If this technique were used in microprocessing the surfaces of photovoltaic panels, it could contribute to reducing the amount of light reflection and improving light collection rates. "Conventional devices have a single layer thickness of around 5μm. This is equivalent to fifty 100nm layers made using evanescent light. Evanescent light could be used for even higher precision manufacturing."
 So far, the laboratory has succeeded at creating objects made up of ten layers, each several hundred nm thick. There are still challenges with lamination stability, but Professor Takahashi feels confident, saying "Evanescent light carries highly detailed information, so it was originally used for measurement. Because that energy is localized, it can, of course, also be used for processing. When the idea of stereolithography was first developed, it took an extremely long time just to harden resin using evanescent light. Honestly, at first I thought that we had reached the limits of what was possible, but my students worked hard, and we overcame that hurdle. We're now seeing all kinds of possibilities which at first we didn't even imagine. It's important to persevere in one's research (laughs)."

What is Evanescent light?

■ Striving to create factories measuring several dozen mm wide and several mm deep

 When we can see things which we have never been able to see before, and create things we have never been able to create before, cell-in-micro-factories will integrate these optical manufacturing technologies. These factories, smaller by far than anything that has come before, are Professor Takahashi's own original idea. The smallest factories which exist today are "desktop micro-factories," which consist of machine tools such as micro-lathes. Cell-in-micro-factories, measuring just several dozen millimeters wide by several millimeters deep, are to contain the most advanced optical technologies, performing everything from measurement, processing, and handling to conveyance and defect detection. The objects they manufacture will measure less than 1 millimeter. When asked where his creativity springs from, Professor Takahashi answers, "I come from Kansai, so I love comedy. Comedy consists of gaps, right? I think research works the same way. You need surprising gaps, where people think you're going to go one way, but then you come at them out of left field. I often send myself emails with ideas I think up in the morning, when I'm still kind of out of it."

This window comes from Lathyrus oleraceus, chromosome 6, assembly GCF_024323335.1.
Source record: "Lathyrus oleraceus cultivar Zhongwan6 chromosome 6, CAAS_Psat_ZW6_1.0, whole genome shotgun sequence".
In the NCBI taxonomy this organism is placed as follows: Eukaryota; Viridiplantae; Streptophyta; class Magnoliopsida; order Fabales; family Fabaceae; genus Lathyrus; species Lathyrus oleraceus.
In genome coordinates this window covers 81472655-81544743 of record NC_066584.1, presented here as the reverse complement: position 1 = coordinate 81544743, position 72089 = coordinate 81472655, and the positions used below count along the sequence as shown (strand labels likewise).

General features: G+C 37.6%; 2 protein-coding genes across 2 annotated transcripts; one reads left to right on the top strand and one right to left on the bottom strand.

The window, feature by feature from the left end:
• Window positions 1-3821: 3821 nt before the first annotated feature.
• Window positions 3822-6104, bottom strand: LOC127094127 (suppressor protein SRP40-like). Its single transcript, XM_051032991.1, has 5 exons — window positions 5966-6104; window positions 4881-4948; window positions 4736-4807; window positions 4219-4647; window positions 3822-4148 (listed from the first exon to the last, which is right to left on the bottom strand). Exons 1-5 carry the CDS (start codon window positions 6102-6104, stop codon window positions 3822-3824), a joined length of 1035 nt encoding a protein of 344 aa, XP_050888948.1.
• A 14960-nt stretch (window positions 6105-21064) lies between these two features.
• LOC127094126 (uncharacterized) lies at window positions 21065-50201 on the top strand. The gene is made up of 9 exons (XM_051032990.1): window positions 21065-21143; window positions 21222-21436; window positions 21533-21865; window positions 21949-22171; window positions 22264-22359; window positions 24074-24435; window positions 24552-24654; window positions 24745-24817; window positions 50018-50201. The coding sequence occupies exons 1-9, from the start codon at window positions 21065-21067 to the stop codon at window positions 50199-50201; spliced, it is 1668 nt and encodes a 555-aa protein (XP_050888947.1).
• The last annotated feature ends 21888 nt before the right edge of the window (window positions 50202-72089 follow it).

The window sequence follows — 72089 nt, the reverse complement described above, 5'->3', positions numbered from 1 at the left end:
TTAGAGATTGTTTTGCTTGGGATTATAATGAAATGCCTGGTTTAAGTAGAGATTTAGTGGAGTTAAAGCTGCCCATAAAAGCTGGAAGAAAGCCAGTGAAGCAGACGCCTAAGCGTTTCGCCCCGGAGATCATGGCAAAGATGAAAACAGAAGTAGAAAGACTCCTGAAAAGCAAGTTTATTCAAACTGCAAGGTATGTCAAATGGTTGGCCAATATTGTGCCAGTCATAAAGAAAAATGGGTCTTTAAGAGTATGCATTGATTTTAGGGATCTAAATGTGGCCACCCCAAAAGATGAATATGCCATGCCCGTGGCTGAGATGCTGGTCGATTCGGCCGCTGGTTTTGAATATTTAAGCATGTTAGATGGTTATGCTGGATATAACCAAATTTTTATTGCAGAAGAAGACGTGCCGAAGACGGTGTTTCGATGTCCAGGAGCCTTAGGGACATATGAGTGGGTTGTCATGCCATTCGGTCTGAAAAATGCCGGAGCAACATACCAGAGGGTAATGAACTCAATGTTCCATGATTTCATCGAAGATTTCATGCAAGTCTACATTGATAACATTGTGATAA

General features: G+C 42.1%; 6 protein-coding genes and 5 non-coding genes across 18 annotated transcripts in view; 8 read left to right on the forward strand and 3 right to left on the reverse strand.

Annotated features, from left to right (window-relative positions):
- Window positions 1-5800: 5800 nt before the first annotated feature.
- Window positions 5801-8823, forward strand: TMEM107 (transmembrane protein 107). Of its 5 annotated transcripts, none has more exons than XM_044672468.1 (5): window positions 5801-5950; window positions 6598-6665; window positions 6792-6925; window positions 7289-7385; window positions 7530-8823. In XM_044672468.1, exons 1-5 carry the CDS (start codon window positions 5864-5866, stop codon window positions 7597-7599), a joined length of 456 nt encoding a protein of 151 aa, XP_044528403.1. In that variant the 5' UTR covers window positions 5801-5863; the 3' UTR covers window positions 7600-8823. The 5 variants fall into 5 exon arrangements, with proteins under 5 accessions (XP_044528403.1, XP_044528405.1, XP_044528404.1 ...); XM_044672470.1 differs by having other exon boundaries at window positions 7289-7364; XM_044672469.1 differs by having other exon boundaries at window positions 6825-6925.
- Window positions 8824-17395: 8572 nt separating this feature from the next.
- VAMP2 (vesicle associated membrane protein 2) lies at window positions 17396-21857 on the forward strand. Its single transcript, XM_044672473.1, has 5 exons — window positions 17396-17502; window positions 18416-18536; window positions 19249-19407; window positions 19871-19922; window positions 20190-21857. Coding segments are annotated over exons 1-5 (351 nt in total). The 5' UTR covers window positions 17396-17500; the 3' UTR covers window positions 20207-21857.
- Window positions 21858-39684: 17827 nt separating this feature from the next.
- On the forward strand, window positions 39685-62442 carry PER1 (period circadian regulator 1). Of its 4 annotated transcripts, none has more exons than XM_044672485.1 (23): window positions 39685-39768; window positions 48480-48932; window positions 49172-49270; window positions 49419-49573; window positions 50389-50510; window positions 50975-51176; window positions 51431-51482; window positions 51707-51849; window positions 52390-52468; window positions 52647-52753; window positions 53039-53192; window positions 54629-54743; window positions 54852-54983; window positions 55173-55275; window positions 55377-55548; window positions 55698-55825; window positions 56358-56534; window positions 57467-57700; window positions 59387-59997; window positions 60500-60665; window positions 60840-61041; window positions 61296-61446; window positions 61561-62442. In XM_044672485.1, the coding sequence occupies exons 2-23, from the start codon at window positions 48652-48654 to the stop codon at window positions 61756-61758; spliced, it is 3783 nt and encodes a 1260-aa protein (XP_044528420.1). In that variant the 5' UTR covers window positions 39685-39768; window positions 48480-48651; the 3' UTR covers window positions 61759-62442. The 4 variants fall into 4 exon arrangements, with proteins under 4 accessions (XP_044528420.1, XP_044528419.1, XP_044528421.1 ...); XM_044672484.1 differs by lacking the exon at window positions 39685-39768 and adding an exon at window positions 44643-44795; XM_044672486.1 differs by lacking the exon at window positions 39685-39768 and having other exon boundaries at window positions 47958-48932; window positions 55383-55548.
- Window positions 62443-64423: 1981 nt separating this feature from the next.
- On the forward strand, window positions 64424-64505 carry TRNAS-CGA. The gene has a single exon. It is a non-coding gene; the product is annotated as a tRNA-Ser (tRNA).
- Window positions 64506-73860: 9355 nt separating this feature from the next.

Professor Takahashi continues, in Osaka dialect, "My research is application oriented, thinking about factories and manufacturing, but I also want to work with light. Light is a really fundamental energy. The reason why life arose on earth and why we have petroleum is the light provided by the sun long, long ago. We're all benefitting from that. There are a lot of aspects of light that science still needs to explore. What's interesting about our research is that we study light, but we also work on practical applications." Professor Takahashi talked enthusiastically about his research, but said lately there's been something that has worried him.
"In my jokes always go over like lead balloons. There are just these dead silences."

"Cell-in-micro-factories", factories you can hold between your fingers dot line
Seeing what we couldn't see before,Creating what we couldn't create before
Micro-miniaturization leads to ultra energy saving. The future of manufacturing, overturning the conventional factory concept.

Researcher Profile

Satoru Takahashi
Professor Takahashi loves to travel. During university he spent two months circling Australia on motorcycle. Motorcycles can't carry a lot, but he needed to have supplies on hand in case of an accident. Managing this took some creativity. "Even now, I love packing luggage," says Professor Takahashi. Professor Takahashi's laboratory operating motto is "Always take on new challenges, being meticulous yet bold." His adventurous travels embody this approach: meticulous preparation and response and bold action. "It applies whether you're dealing with things or with people. Small structures are easily affected by surface tension. You need to imagine how these objects feel in order to do our research. You need to be considerate to work well as a team." Professor Takahashi describes the members of his laboratory, "They are really characters. We have a student who won the President's Prize, a student in the ballroom dancing club, and the leader of the cheer squad. One of the things that make working in a university research lab so interesting is the opportunity to meet new people with such diverse talents each year."

Link of inside  Professor Satoru Takahashi
LinkOUT  The Takahashi Laboratory HP